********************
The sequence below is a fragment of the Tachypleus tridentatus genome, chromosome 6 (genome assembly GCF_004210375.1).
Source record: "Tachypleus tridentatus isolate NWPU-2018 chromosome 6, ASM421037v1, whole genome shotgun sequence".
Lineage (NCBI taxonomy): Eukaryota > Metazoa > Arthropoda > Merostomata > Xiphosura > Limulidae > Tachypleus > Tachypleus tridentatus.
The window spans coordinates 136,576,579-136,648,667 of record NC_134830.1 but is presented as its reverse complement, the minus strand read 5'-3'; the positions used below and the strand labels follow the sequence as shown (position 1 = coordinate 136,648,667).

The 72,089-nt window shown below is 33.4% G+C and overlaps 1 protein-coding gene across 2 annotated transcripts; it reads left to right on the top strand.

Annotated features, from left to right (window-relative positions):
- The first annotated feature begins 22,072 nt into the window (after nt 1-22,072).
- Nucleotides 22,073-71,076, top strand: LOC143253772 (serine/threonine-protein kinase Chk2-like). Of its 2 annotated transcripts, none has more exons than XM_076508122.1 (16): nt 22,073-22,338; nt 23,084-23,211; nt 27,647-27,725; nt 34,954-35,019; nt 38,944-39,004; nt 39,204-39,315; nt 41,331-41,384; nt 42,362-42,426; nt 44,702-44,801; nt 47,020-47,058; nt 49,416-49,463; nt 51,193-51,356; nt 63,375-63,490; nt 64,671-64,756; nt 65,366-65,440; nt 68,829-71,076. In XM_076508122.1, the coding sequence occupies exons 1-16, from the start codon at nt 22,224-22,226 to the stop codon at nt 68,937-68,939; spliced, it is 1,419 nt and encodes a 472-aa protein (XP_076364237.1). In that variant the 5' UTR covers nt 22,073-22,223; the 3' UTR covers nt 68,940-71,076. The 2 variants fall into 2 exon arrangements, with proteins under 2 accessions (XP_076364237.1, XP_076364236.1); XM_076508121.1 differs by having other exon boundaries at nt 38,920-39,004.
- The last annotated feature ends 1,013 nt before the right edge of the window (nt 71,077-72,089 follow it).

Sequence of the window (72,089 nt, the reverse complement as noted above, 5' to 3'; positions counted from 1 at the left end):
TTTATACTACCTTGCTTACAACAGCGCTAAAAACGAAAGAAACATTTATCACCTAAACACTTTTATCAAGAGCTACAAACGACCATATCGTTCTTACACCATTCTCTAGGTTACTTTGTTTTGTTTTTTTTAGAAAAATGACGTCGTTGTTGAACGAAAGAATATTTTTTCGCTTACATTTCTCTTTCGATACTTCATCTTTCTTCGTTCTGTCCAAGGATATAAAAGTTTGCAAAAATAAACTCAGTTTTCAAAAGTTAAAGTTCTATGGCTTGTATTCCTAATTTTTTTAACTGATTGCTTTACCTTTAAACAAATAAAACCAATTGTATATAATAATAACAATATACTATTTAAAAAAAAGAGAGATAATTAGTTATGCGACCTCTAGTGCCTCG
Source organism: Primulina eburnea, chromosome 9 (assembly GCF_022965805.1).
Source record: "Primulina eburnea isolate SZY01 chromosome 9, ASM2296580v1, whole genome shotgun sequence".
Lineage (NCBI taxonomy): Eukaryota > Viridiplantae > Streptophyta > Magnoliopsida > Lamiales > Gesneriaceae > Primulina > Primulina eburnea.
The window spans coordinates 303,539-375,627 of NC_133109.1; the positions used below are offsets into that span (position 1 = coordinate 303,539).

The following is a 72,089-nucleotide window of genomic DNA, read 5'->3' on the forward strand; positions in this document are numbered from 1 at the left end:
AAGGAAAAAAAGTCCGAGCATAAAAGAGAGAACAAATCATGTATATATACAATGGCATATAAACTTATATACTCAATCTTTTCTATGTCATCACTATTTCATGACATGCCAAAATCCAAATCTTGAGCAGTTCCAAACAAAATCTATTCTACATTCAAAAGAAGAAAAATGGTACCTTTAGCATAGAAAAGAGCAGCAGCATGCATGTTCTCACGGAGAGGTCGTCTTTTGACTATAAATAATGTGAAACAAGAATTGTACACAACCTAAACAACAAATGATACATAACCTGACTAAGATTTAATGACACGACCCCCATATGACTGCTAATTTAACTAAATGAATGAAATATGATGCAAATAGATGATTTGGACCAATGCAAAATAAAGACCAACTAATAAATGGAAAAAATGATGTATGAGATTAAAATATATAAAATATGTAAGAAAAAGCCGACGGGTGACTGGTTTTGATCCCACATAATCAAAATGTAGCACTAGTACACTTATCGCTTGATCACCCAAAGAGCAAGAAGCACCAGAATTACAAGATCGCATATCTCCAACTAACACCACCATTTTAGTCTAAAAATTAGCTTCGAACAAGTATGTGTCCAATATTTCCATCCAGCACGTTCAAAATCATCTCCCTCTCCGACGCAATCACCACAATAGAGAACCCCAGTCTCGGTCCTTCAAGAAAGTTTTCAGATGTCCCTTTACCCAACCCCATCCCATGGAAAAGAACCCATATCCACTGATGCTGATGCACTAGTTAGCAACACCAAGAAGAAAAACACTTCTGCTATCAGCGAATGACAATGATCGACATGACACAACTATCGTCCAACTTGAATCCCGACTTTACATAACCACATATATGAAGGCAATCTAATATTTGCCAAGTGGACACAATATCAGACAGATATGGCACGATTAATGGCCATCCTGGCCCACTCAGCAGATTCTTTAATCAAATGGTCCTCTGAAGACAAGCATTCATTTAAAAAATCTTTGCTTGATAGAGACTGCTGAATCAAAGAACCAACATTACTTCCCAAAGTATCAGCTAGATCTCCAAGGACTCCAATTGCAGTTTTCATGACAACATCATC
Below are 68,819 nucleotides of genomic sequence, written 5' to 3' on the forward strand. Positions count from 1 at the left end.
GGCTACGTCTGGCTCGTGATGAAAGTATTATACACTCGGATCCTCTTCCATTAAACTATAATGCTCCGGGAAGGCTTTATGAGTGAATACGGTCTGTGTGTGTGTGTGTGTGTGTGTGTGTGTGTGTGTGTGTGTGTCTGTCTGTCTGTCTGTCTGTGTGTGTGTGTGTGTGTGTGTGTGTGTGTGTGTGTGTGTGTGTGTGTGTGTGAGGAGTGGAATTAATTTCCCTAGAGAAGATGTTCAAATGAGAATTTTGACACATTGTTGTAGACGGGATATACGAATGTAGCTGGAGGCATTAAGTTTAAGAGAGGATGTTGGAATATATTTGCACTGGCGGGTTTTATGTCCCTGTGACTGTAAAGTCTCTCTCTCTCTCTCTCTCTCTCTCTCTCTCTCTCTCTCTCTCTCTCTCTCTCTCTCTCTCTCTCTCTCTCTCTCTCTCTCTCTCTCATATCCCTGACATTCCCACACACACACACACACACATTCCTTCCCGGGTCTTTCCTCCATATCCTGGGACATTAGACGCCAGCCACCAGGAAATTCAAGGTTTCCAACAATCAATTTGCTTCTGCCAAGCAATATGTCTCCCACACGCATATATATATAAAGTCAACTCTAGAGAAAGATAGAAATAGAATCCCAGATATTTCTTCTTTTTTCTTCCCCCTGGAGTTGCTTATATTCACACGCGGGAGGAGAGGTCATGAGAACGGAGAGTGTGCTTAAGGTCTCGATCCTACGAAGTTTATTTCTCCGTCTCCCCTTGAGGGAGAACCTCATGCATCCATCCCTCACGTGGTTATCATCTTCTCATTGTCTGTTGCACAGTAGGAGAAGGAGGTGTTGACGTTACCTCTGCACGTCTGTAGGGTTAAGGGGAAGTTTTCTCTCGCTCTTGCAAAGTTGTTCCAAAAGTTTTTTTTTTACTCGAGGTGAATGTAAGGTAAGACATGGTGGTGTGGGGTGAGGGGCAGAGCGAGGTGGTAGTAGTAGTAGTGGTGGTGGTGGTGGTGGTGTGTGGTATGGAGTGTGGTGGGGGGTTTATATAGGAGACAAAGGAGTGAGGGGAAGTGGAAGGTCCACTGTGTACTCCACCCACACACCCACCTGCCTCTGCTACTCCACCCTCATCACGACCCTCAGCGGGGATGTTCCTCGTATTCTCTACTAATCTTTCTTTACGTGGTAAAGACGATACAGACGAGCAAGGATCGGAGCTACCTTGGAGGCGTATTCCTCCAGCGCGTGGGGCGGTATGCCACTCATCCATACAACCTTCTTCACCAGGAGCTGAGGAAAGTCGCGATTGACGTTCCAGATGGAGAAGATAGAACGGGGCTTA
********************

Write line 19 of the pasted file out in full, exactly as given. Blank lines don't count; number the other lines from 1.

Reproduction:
GGCTACGTCTGGCTCGTGATGAAAGTATTATACACTCGGATCCTCTTCCATTAAACTATAATGCTCCGGGAAGGCTTTATGAGTGAATACGGTCTGTGTGTGTGTGTGTGTGTGTGTGTGTGTGTGTGTGTGTGTGTCTGTCTGTCTGTCTGTCTGTGTGTGTGTGTGTGTGTGTGTGTGTGTGTGTGTGTGTGTGTGTGTGTGTGTGAGGAGTGGAATTAATTTCCCTAGAGAAGATGTTCAAATGAGAATTTTGACACATTGTTGTAGACGGGATATACGAATGTAGCTGGAGGCATTAAGTTTAAGAGAGGATGTTGGAATATATTTGCACTGGCGGGTTTTATGTCCCTGTGACTGTAAAGTCTCTCTCTCTCTCTCTCTCTCTCTCTCTCTCTCTCTCTCTCTCTCTCTCTCTCTCTCTCTCTCTCTCTCTCTCTCTCTCTCTCTCTCATATCCCTGACATTCCCACACACACACACACACACATTCCTTCCCGGGTCTTTCCTCCATATCCTGGGACATTAGACGCCAGCCACCAGGAAATTCAAGGTTTCCAACAATCAATTTGCTTCTGCCAAGCAATATGTCTCCCACACGCATATATATATAAAGTCAACTCTAGAGAAAGATAGAAATAGAATCCCAGATATTTCTTCTTTTTTCTTCCCCCTGGAGTTGCTTATATTCACACGCGGGAGGAGAGGTCATGAGAACGGAGAGTGTGCTTAAGGTCTCGATCCTACGAAGTTTATTTCTCCGTCTCCCCTTGAGGGAGAACCTCATGCATCCATCCCTCACGTGGTTATCATCTTCTCATTGTCTGTTGCACAGTAGGAGAAGGAGGTGTTGACGTTACCTCTGCACGTCTGTAGGGTTAAGGGGAAGTTTTCTCTCGCTCTTGCAAAGTTGTTCCAAAAGTTTTTTTTTTACTCGAGGTGAATGTAAGGTAAGACATGGTGGTGTGGGGTGAGGGGCAGAGCGAGGTGGTAGTAGTAGTAGTGGTGGTGGTGGTGGTGGTGTGTGGTATGGAGTGTGGTGGGGGGTTTATATAGGAGACAAAGGAGTGAGGGGAAGTGGAAGGTCCACTGTGTACTCCACCCACACACCCACCTGCCTCTGCTACTCCACCCTCATCACGACCCTCAGCGGGGATGTTCCTCGTATTCTCTACTAATCTTTCTTTACGTGGTAAAGACGATACAGACGAGCAAGGATCGGAGCTACCTTGGAGGCGTATTCCTCCAGCGCGTGGGGCGGTATGCCACTCATCCATACAACCTTCTTCACCAGGAGCTGAGGAAAGTCGCGATTGACGTTCCAGATGGAGAAGATAGAACGGGGCTTA